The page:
- Have you experienced weakness or lack of coordination?
- Have you had problems with bowel or bladder control?
- Are you having difficulty breathing?
- Have you been diagnosed with other medical conditions?
- Have you recently had any infections?
- Have you recently had any vaccinations?
- Have you traveled abroad lately? Where?
- Have you had any medical procedures recently?
- What prescription or over-the-counter medications do you take regularly? What is the dosage of each?
A diagnosis of transverse myelitis is based on your answers to questions about your signs and symptoms, your medical history, a clinical assessment of nerve function, and the results of tests. These tests, which may indicate inflammation of the spinal cord and rule out other disorders, include the following:
- Magnetic resonance imaging (MRI) uses a magnetic field and radio waves to create cross-sectional or 3-D images of soft tissues. An MRI can show inflammation of the spinal cord, and it can identify other potential causes of the symptoms, including abnormalities causing spinal cord compression and blood vessel malformations.
Lumbar puncture (spinal tap) is the use of a needle to draw from the spinal column a small amount of cerebrospinal fluid (CSF), the protective fluid that surrounds your spinal cord and brain.
In some people with transverse myelitis, CSF may have abnormally high numbers of white blood cells or immune system proteins that indicate inflammation. Spinal fluid can also be tested for viral infections or certain cancers.
Blood tests may include a test that checks for antibodies associated with neuromyelitis optica, a condition in which inflammation occurs both in your spinal cord and in the nerve in your eye. People with a positive antibody test are at increased risk of experiencing multiple attacks of transverse myelitis and require treatment to prevent future attacks.
Other blood tests can identify infections that may be a contributing factor in transverse myelitis or rule out other causes of symptoms.
Several therapies target the acute signs and symptoms of transverse myelitis:
- Intravenous steroids. After your diagnosis, you'll likely receive steroids through a vein in your arm over the course of several days. Steroids help reduce the inflammation in your spinal column.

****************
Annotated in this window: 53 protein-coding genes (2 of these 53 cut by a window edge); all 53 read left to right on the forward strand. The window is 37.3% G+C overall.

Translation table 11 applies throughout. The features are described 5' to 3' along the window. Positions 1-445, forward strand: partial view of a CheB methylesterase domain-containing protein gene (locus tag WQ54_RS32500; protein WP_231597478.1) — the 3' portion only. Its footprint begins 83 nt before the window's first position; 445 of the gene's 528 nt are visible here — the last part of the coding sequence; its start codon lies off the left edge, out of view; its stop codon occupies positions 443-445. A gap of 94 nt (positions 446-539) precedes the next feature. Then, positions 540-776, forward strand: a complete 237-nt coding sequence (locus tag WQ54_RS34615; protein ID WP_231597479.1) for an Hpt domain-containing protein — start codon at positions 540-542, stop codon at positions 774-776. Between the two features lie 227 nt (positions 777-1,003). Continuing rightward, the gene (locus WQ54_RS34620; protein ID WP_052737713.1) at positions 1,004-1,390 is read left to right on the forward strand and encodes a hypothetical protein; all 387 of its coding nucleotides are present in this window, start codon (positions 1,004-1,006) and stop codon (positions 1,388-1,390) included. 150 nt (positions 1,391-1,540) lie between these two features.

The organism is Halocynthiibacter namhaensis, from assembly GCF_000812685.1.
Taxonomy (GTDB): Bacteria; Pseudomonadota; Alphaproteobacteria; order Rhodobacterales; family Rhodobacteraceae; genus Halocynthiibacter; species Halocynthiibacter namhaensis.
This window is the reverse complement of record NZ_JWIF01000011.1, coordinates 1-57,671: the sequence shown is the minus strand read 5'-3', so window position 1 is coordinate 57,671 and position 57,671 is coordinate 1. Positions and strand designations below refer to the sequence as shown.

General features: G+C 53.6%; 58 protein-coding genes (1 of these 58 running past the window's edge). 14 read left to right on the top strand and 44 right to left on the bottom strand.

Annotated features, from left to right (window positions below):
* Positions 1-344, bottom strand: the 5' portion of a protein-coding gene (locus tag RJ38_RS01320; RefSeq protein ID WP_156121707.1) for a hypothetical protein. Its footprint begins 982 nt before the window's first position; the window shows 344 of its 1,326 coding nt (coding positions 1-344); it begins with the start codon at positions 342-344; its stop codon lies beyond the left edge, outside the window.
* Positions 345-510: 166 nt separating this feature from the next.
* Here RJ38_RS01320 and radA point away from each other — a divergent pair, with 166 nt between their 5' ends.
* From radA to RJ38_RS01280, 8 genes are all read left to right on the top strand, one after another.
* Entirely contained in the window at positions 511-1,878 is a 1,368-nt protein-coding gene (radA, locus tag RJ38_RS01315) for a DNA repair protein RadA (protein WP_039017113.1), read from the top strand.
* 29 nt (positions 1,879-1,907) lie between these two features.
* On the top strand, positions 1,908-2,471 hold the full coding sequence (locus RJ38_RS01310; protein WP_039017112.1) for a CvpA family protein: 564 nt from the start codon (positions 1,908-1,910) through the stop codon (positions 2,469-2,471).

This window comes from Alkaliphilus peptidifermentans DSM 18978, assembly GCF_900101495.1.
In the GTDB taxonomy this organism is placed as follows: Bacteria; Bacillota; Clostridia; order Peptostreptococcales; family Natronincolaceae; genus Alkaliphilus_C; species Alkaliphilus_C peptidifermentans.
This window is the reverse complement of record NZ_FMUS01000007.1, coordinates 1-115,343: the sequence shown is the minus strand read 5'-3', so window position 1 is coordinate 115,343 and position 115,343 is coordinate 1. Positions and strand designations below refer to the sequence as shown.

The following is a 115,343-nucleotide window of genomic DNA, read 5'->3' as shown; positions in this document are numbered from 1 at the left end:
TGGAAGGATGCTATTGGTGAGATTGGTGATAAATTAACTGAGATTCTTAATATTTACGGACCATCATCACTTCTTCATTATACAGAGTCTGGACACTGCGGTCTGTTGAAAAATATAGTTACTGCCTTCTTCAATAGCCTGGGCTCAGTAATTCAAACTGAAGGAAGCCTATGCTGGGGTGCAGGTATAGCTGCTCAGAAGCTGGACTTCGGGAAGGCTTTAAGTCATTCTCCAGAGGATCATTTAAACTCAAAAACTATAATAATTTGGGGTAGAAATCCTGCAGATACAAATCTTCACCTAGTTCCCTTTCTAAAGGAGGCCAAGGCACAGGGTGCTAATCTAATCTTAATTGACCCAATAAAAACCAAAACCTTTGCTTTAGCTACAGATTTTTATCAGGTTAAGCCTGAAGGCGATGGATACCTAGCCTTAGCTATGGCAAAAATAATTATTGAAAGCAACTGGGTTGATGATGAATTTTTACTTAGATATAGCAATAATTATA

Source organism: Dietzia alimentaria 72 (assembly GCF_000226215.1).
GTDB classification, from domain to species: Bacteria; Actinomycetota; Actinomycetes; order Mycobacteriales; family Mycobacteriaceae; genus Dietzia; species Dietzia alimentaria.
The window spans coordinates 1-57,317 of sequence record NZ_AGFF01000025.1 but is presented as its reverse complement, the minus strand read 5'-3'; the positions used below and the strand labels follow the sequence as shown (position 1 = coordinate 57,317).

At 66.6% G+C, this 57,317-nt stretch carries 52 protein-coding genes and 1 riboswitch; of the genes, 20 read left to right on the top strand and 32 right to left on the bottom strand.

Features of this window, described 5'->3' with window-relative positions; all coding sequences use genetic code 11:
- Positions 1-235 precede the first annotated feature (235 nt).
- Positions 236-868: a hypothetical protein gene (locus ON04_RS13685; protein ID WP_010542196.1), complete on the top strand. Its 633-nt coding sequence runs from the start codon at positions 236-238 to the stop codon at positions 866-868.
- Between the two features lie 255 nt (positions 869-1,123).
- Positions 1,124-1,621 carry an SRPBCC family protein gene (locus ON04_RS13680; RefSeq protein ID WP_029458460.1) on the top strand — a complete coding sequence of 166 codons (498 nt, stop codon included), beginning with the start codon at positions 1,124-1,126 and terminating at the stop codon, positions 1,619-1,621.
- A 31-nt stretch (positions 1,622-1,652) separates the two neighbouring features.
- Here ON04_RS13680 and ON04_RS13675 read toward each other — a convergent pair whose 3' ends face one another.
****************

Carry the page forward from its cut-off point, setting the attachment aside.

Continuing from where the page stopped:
Plasma exchange therapy. People who don't respond to intravenous steroids may undergo plasma exchange therapy. This therapy involves removing the straw-colored fluid in which blood cells are suspended (plasma) and replacing the plasma with special fluids.
It's not certain how this therapy helps people with transverse myelitis, but it may be that plasma exchange removes antibodies that are involved in inflammation.
- Antiviral medication. Some people who have a viral infection of the spinal cord may be treated with antiviral medication.
Pain medication. Chronic pain is a common complication of transverse myelitis. Medications that may lessen muscle pain include common pain relievers, including acetaminophen (Tylenol, others), ibuprofen (Advil, Motrin IB, others) and naproxen sodium (Aleve).
Nerve pain may be treated with antidepressant drugs, such as sertraline (Zoloft), and anticonvulsant drugs, such as gabapentin (Neurontin, Gralise) or pregabalin (Lyrica).
- Medications to treat other complications. Your doctor may prescribe other medications as needed to treat problems such as muscle spasticity, urinary or bowel dysfunction, depression, or other complications associated with transverse myelitis.
- Medications to prevent recurrent attacks of transverse myelitis. People who have positive results for antibodies associated with neuromyelitis optica require ongoing immunosuppressive medications such as corticosteroids to reduce their chances of having recurrent attacks of transverse myelitis or from developing optic neuritis.
Other therapies focus on long-term recovery and care:
- Physical therapy. Physical therapy helps you increase strength and improve coordination. Your physical therapist will likely teach you how to use assistive devices, such as a wheelchair, canes or braces, if needed.
- Occupational therapy. This type of therapy helps people with transverse myelitis learn new ways of performing day-to-day activities, such as bathing, preparing a meal and housecleaning.
- Psychotherapy. A psychotherapist can use talk therapy to treat anxiety, depression, sexual dysfunction, and other emotional or behavioral issues that may be related to your coping with transverse myelitis.
Although most people with transverse myelitis have at least partial recovery, the process may take a year or more. Most of recovery occurs within the first three months after the episode and strongly depends on the cause of transverse myelitis.
People with neuromyelitis optica have a worse prognosis, although even in this situation, most experience recovery with treatment. About one-third of people with transverse myelitis fall into one of three categories after an episode of transverse myelitis:
- No or slight disability. These people experience only minimal residual symptoms.
- Moderate disability. These people are mobile, but may have difficulty walking, numbness or tingling, and bladder and bowel problems.
- Severe disability. Some people may have permanent need for a wheelchair and require ongoing assistance with care and everyday activities.
It's difficult to predict the course of transverse myelitis. Generally, people who experience a rapid onset of signs and symptoms have a worse prognosis than do those with relatively slower onset.
Feb. 13, 2014
- Transverse myelitis fact sheet. National Institute of Neurological Disorders and Stroke. http://www.ninds.nih.gov/disorders/transversemyelitis/detail_transversemyelitis.htm. Accessed Sept. 11, 2013.
- Transverse myelitis. The Transverse Myelitis Association. http://myelitis.org/symptoms-conditions/transverse-myelitis/. Accessed Sept. 11, 2013.
- Eisen A. Disorders affecting the spinal cord. http://www.uptodate.com/home. Accessed Sept. 11, 2013.
- Frohman EM, et al. Clinical practice: Transverse myelitis. New England Journal of Medicine. 2010;363:564.
- Weinshenker BG (expert opinion). Mayo Clinic, Rochester, Minn. Sept. 16, 2013.